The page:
Someone may say, but doesn’t the Bible say there is only one God? And in fact, it does. Several times. But now its important to understand what we mean by the word "god." I would suggest that historically the word has often been used to describe someone with a great deal more power or ability than you yourself have. This would explain why, for example, men like Caesar Augustus could be worshipped as gods. The point of this is that while the same kind of language was used by pagans to describe beings they believed to be greater than themselves as we use to describe the one Being greater than all does not mean that the words mean the same things in these different contexts.
The Bible's description of Yahweh is of a one of a kind Being. If Thor existed for real, the fact that some people have considered him to be a god would not disprove Christianity. My faith is not based on word games. My faith is based on having found the New Testament account to be a reliable source of information and moving on to see that it describes Jesus being raised from the dead. The rest of my faith is built on that cornerstone. The existence of Thor or any other mythical character being proved to be real would not contradict the evidence of the resurrection. (As mentioned above, great men have often been worshipped as gods. The existence of Alexander or Augustus does not shake our faith. The only difference I see is that Thor would have more intrinsic power and actually be among us. His power would not be as great as that claimed for Yahweh, so that should have no effect. His being here in the flesh doesn't put him at a rational advantage of Augustus because very few people doubt Augustus's existence.) Nor should we be disturbed by Thor's statement that there was nobody else up there in the sky with him. (While we talk about Heaven being above, we know that to be a metaphor to describe that which we cannot otherwise explain.)
I can see no reason why the existence of Thor would have more effect on men's faith then the existence of Superman. But I don't think anyone would seriously argue that the existence of Superman would disprove the existence of God. (Nor would be likely to change our minds if we found out some primitive tribe called Superman a god.) I do think that many people would lose their Christian faith, however, if Thor were found to be real. I think that the reason why boils down to two things. The first is that many people don't really know what the Bible teaches and would simply assume, without thinking too much at all, that the Bible had been contradicted.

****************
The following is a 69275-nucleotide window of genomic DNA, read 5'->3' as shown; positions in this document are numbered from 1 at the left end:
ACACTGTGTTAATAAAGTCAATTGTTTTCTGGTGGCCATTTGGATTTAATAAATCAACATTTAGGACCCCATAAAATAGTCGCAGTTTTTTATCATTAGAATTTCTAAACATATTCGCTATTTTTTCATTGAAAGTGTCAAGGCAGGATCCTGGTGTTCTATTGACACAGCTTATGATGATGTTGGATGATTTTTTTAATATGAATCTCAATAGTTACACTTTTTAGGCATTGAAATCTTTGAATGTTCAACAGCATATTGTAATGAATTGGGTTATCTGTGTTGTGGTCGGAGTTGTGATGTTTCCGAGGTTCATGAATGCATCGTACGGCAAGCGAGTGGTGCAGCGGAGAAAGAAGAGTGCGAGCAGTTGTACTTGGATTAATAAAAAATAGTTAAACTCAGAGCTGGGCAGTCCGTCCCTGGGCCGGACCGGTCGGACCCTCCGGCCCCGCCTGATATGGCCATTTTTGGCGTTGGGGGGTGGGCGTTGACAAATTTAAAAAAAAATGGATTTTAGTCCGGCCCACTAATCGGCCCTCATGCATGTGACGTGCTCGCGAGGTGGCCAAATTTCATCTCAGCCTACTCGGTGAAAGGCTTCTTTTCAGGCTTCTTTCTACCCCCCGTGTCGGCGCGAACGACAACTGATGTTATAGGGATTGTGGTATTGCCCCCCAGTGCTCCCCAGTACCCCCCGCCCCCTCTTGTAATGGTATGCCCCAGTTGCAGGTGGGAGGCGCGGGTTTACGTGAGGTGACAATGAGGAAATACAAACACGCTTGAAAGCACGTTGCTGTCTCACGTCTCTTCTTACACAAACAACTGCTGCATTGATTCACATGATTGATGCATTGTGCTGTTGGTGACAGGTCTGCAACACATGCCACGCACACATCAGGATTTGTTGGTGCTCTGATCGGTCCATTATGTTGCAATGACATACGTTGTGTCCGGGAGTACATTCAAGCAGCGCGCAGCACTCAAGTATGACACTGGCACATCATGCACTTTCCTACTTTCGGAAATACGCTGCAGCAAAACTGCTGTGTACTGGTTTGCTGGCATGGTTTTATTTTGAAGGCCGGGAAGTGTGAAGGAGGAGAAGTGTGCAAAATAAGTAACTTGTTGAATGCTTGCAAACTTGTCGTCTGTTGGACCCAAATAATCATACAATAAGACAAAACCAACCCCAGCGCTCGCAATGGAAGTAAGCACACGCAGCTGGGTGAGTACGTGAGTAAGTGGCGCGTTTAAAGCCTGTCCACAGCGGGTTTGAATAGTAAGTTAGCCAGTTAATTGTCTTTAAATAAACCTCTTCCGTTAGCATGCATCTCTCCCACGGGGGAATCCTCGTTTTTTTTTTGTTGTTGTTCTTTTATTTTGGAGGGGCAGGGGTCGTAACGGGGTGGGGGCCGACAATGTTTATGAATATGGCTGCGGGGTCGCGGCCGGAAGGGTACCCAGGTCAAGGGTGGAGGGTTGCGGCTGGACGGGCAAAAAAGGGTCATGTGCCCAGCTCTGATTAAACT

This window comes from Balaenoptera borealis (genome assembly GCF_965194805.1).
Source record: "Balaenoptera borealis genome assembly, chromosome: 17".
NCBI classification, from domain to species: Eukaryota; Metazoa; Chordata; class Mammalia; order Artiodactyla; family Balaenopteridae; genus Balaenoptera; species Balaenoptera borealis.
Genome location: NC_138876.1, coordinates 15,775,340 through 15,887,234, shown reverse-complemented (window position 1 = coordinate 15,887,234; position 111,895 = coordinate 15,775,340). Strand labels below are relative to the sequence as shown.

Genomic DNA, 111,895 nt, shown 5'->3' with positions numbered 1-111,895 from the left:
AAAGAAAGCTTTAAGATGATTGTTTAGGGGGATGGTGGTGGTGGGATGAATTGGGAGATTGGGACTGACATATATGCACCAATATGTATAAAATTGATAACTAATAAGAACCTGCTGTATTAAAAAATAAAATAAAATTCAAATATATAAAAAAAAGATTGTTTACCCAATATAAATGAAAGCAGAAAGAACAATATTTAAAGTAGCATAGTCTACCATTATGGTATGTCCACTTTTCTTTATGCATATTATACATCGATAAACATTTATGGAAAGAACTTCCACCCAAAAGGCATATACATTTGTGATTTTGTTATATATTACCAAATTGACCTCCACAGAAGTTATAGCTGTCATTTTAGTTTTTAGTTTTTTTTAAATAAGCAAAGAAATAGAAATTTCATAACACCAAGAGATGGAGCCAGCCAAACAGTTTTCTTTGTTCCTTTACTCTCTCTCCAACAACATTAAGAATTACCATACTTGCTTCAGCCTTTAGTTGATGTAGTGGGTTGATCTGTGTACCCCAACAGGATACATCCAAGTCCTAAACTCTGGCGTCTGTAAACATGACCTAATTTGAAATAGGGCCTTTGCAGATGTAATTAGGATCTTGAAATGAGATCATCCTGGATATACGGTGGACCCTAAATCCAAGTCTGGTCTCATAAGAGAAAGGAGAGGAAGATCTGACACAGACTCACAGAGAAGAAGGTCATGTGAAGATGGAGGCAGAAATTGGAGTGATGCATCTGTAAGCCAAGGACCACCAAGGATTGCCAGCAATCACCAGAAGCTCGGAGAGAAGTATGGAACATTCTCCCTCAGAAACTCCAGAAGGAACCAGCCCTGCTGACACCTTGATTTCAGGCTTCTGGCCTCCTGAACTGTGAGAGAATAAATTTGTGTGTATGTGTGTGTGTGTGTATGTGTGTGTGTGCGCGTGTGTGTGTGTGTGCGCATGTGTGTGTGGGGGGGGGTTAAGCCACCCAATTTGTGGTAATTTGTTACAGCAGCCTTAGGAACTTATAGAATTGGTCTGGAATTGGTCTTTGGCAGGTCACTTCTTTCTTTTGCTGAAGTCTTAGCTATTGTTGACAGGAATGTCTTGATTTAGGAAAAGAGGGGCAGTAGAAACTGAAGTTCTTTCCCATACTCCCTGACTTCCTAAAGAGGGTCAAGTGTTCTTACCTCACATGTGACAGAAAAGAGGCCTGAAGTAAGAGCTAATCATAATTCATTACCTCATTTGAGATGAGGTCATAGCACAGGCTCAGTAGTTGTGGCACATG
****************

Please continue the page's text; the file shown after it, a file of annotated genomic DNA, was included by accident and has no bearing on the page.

The second is dangerous to the serious believer. All of us sometimes waiver in our faith for no good reason. I don't think many people are rationally argued out of Christianity. For the most part, faith seems to be lost for emotional reasons that have nothing to do with the actual evidence. That is why faith is considered to be a virtue. It is often easier to stand up to intellectual criticism, which we can respond to rationally, then it is to deal with emotional shocks which rattle us and cause our capacity for rational thought to abandon us.
It is certainly true that things will come along which will force us to back up and reexamine the evidence. When new information comes to light, that is exactly what we should do. But if the new information doesn’t shed any actual light on the situation, rationally, our beliefs should not change. That’s really what faith is. Keeping on believing when you’ve gotten a nasty shock, but nothing has really changed to alter the basic facts of your beliefs.
As bizarre as it would be, suddenly seeing Thor in the
flesh would be just such a shock. But if it happened as Lileks
described, it wouldn’t be something that could shake the faith of those
who understand the reasons for their faith. And if a jolt like that can’t knock us down, the everyday stuff should be easy.
P.S. to comic book fans. As far as I know, Lileks complaint
that this issue was never discussed in relation to Thor is correct.
However, changing comic book company's D.C. did briefly address this
issue in Justice League of America #183 where the Earth 2 Wonderwoman
declares that she believes in no gods besides the gods of Mount Olympus
and "the only true 'God' whose nature remains unknown." Granted, that
neat little sidestep probably wouldn't satisfy Lileks anyway.